In charge the other day — my formal coronation as permanent charge is a little more than a month away — and regular readers will know the scene without long description: the usual 1730 train wreck, and down two nurses to boot. Same old, same old.
I’m then passed a call from Dr. McSnit demanding to speak to charge because of a “breach of protocol.”
McSnit is a bit like Dr. Weanus, except he’s on one of the surgical services, and he’s even more condescending, if it’s actually possible to squeeze more condescension into a human being without causing a nuclear chain reaction and blowing the place up. He’s not frequently on-call. Frankly, I’m comfortable with the distance in our relationship, because I am quite certain a knife fight would break out if I had to speak with him in person.
And the deal with the “breach in protocol”?
Wait for it. Stop the presses.
He was paged, and he wasn’t on-call.
Dear sweet God. Call the Mounties.
McSnit starts to explain to me why he wasn’t on-call. I know from painful, hard-won experience he will be incredibly, puke-inducingly patronizing, and what’s more, it will be a ten minutes exercise on my part to stroke, appease and feed an ego that has the size and appetite of stoned blue whale.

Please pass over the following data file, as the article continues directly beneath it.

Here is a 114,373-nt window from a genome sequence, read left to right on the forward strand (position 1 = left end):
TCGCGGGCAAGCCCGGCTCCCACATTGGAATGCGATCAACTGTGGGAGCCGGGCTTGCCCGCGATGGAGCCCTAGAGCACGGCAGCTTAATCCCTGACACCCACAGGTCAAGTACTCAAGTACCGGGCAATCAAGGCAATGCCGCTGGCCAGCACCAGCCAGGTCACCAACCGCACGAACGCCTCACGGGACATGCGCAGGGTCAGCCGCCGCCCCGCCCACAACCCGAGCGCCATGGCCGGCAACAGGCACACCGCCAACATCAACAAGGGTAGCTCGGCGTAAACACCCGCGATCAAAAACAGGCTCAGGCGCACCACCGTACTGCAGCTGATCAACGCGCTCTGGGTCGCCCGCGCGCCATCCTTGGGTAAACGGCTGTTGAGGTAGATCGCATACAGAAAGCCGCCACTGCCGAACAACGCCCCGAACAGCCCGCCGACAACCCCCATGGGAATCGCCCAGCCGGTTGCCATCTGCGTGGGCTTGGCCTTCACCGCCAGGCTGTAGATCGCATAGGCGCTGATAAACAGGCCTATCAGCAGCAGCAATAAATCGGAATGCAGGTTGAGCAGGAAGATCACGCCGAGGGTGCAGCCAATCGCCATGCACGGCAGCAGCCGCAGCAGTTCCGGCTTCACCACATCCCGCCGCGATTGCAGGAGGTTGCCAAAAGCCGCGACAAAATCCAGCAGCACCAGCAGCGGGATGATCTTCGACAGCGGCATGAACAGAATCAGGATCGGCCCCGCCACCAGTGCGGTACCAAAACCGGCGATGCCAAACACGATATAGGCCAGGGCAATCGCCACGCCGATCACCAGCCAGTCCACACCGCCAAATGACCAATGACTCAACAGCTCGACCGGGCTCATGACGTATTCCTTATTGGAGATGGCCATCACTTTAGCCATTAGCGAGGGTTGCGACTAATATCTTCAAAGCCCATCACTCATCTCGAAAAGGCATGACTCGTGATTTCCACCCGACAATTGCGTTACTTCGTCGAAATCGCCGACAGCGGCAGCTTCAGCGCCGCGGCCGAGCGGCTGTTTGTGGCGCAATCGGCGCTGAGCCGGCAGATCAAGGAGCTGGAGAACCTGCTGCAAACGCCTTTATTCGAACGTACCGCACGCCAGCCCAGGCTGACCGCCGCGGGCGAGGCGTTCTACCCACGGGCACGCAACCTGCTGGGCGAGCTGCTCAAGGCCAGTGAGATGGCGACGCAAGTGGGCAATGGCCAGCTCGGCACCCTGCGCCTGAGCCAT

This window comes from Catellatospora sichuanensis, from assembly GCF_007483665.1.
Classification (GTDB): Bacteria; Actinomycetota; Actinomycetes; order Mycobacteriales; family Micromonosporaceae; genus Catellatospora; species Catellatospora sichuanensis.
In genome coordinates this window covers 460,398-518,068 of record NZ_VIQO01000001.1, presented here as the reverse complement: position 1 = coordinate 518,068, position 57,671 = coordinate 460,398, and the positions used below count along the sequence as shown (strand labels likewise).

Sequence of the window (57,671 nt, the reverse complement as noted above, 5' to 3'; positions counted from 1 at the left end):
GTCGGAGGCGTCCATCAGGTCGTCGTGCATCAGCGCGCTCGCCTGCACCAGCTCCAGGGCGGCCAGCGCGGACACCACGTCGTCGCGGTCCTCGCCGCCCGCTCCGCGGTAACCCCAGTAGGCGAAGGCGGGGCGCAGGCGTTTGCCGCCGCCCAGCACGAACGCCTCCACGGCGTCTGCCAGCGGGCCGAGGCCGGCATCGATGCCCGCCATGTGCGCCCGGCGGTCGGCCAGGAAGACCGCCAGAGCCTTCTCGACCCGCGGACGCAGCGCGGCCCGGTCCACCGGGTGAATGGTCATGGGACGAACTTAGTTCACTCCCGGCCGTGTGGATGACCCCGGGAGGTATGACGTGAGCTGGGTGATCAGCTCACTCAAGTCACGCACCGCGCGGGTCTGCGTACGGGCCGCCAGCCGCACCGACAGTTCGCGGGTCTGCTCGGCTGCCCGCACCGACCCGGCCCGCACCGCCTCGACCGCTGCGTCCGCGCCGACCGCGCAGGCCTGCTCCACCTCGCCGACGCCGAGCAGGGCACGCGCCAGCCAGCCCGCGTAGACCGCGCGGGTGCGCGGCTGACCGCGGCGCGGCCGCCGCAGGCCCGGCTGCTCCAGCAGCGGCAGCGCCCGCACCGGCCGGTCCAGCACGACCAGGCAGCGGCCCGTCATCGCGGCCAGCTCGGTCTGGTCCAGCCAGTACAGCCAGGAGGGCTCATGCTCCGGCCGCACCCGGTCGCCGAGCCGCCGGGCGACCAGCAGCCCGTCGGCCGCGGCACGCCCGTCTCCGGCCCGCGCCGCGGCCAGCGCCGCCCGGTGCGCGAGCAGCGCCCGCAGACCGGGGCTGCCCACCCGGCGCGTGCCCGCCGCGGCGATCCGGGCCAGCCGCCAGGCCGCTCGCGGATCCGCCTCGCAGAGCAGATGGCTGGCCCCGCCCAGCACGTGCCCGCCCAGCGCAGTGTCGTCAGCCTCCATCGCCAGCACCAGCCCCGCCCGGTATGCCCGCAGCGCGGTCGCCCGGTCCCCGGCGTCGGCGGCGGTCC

McSnit, I also know, is not going to actually communicate useful information, and his utterly patronizing tone has shut down any meaningful exchange in any case.
The utility of this conversation, from my point of view, is zero. And given that the department is burning down like Nero’s Rome, I need to stop fiddling. I simply don’t have time for this shit, even if I had the inclination. Stroking physicians is on my to-do list right below sticking a sharpened tongue depressor in my left eye.
So after about ten seconds, at the first plausible pause in his monologue, I say, “Gottagonowthanksbye.”
I hang up. On Himself.
Sixty seconds later he’s on the phone again with the ward clerk. What’s the name of that nurse? he demands. Such insufferable rudeness will not be tolerated. Heads will roll. Et cetera.
I shrug and wave my hands at the ward clerk. Whatever.
Then nearly fall out of my chair, laughing.